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Contexts and Comparisons Chapter 5 - Renaissance Literature 


The Jacobean period was a specifically English manifestation of the last stages of the Renaissance, the hundred years between 1580-1680, an era also known in Europe as the Age of the Baroque. The period witnessed widespread anxiety, insecurity, and militarism. For example, Martin Luther's Protestantism, which emphasized personal faith and direct communication with God, ironically catalyzed secular warfare and internal strife. The pillaging and continuous violence between Protestants and Catholics for over a century reduced men and women to mistrusting creatures who no longer had faith in the permanence of their own worldly existence. Seventeenth-century men and women, wracked by war--the worst being the bloody Thirty Years War, 1618-48--and also by sporadic but widespread plagues, began to retreat from the material world.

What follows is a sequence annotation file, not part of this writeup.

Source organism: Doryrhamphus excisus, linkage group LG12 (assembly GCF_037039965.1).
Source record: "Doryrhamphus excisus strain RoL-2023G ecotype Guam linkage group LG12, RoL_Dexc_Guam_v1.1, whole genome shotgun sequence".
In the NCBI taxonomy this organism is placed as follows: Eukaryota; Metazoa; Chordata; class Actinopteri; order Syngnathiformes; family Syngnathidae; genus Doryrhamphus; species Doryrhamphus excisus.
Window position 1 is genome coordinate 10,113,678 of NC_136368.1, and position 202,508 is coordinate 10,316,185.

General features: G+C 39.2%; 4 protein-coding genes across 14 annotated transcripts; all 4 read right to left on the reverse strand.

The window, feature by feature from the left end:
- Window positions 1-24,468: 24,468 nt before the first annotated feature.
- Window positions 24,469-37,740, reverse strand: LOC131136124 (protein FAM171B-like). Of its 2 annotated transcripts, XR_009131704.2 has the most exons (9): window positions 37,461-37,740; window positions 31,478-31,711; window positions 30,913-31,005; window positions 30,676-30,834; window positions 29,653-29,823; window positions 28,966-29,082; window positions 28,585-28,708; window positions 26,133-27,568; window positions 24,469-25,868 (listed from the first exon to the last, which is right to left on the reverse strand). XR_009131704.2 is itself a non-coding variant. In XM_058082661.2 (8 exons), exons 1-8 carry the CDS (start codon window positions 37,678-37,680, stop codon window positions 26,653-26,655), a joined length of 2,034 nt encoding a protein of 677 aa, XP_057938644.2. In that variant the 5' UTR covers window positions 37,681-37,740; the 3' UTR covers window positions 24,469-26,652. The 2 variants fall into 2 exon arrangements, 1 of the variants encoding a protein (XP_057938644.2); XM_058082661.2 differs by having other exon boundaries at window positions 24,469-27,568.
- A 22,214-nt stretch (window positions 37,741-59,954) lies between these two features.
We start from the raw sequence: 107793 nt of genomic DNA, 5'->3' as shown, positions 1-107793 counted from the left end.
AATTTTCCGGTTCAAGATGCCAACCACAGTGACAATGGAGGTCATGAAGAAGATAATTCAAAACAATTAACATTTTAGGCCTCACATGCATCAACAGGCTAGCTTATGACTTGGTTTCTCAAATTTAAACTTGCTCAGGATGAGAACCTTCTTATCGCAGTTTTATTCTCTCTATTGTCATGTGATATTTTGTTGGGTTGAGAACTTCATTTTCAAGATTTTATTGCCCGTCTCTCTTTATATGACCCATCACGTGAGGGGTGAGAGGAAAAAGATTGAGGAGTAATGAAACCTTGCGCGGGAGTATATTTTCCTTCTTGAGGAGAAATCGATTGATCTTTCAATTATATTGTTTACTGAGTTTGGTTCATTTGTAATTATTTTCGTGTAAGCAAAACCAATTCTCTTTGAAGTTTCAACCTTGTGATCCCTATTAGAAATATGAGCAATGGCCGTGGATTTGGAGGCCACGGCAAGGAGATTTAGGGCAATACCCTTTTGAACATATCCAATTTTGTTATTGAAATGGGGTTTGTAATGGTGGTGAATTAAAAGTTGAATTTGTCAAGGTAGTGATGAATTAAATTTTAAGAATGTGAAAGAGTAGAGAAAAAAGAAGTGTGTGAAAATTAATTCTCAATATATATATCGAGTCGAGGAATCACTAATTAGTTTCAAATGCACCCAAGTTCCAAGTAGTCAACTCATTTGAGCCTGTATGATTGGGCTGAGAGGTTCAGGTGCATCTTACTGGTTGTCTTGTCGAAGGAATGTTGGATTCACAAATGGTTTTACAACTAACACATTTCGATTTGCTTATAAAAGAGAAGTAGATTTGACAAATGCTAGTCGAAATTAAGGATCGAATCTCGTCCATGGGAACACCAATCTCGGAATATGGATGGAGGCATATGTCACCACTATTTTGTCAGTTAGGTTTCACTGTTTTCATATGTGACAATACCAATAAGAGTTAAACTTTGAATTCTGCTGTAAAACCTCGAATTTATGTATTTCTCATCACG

This re-evaluation of material reality evolved from the Catholic Counter-Reformation. To win back lapsed Catholics and to strengthen the convictions of still active Church members, the Catholic Church announced its intention at the Council of Trent (1545-64) to shape and direct all culture: art, painting, architecture, literature, and so on. In the countries of Southern Europe, this dictum meant almost complete suppression of free thought and an intensification of censorship laws. It is no wonder that in Portugal, Spain, Italy, and to a slightly reduced degree, in France, the Counter-Reformation was nearly perfectly successful. In fact, the number of Protestants in these countries remains minimal even today.

The Council of Trent demanded that art serve religious and highly moral values, insisting that this life is only temporal, a dream. Not surprisingly, then, much literature and art drastically changed after the Council. No longer did the classical penchant for logic and reason hold favor with the writer; no longer did the creative person feel firmly rooted in this world; nor did the writer have any great desires to imitate it. While the artists of the Baroque never really forgot the Renaissance perception of the concrete world, they complicated its treatment.